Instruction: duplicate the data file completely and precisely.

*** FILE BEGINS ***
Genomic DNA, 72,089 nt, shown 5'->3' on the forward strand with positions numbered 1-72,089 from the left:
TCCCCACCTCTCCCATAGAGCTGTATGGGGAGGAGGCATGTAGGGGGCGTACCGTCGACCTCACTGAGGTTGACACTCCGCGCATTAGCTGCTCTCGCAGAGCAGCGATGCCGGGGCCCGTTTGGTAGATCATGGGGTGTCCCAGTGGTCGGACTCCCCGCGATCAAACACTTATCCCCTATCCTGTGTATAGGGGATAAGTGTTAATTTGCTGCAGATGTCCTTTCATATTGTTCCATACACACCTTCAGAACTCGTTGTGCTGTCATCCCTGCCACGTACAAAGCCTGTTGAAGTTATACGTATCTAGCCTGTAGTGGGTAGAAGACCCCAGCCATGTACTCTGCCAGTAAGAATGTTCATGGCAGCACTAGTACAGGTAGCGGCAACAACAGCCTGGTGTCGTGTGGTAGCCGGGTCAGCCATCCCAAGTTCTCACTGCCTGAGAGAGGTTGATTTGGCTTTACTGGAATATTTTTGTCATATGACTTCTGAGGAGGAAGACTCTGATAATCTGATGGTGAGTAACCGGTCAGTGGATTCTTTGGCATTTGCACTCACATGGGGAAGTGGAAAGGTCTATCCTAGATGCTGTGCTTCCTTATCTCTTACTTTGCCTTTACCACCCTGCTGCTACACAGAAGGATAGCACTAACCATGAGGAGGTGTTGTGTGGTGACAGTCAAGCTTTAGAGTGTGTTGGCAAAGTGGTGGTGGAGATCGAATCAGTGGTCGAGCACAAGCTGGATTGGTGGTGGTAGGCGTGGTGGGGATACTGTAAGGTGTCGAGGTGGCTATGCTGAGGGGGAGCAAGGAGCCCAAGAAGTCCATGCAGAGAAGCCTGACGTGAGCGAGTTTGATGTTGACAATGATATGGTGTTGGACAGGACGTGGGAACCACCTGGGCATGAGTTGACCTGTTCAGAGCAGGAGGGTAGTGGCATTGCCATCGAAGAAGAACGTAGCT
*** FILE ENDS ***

Genomic DNA, 72,089 nt, shown 5'->3' on the forward strand with positions numbered 1-72,089 from the left:
TCCCCACCTCTCCCATAGAGCTGTATGGGGAGGAGGCATGTAGGGGGCGTACCGTCGACCTCACTGAGGTTGACACTCCGCGCATTAGCTGCTCTCGCAGAGCAGCGATGCCGGGGCCCGTTTGGTAGATCATGGGGTGTCCCAGTGGTCGGACTCCCCGCGATCAAACACTTATCCCCTATCCTGTGTATAGGGGATAAGTGTTAATTTGCTGCAGATGTCCTTTCATATTGTTCCATACACACCTTCAGAACTCGTTGTGCTGTCATCCCTGCCACGTACAAAGCCTGTTGAAGTTATACGTATCTAGCCTGTAGTGGGTAGAAGACCCCAGCCATGTACTCTGCCAGTAAGAATGTTCATGGCAGCACTAGTACAGGTAGCGGCAACAACAGCCTGGTGTCGTGTGGTAGCCGGGTCAGCCATCCCAAGTTCTCACTGCCTGAGAGAGGTTGATTTGGCTTTACTGGAATATTTTTGTCATATGACTTCTGAGGAGGAAGACTCTGATAATCTGATGGTGAGTAACCGGTCAGTGGATTCTTTGGCATTTGCACTCACATGGGGAAGTGGAAAGGTCTATCCTAGATGCTGTGCTTCCTTATCTCTTACTTTGCCTTTACCACCCTGCTGCTACACAGAAGGATAGCACTAACCATGAGGAGGTGTTGTGTGGTGACAGTCAAGCTTTAGAGTGTGTTGGCAAAGTGGTGGTGGAGATCGAATCAGTGGTCGAGCACAAGCTGGATTGGTGGTGGTAGGCGTGGTGGGGATACTGTAAGGTGTCGAGGTGGCTATGCTGAGGGGGAGCAAGGAGCCCAAGAAGTCCATGCAGAGAAGCCTGACGTGAGCGAGTTTGATGTTGACAATGATATGGTGTTGGACAGGACGTGGGAACCACCTGGGCATGAGTTGACCTGTTCAGAGCAGGAGGGTAGTGGCATTGCCATCGAAGAAGAACGTAGCT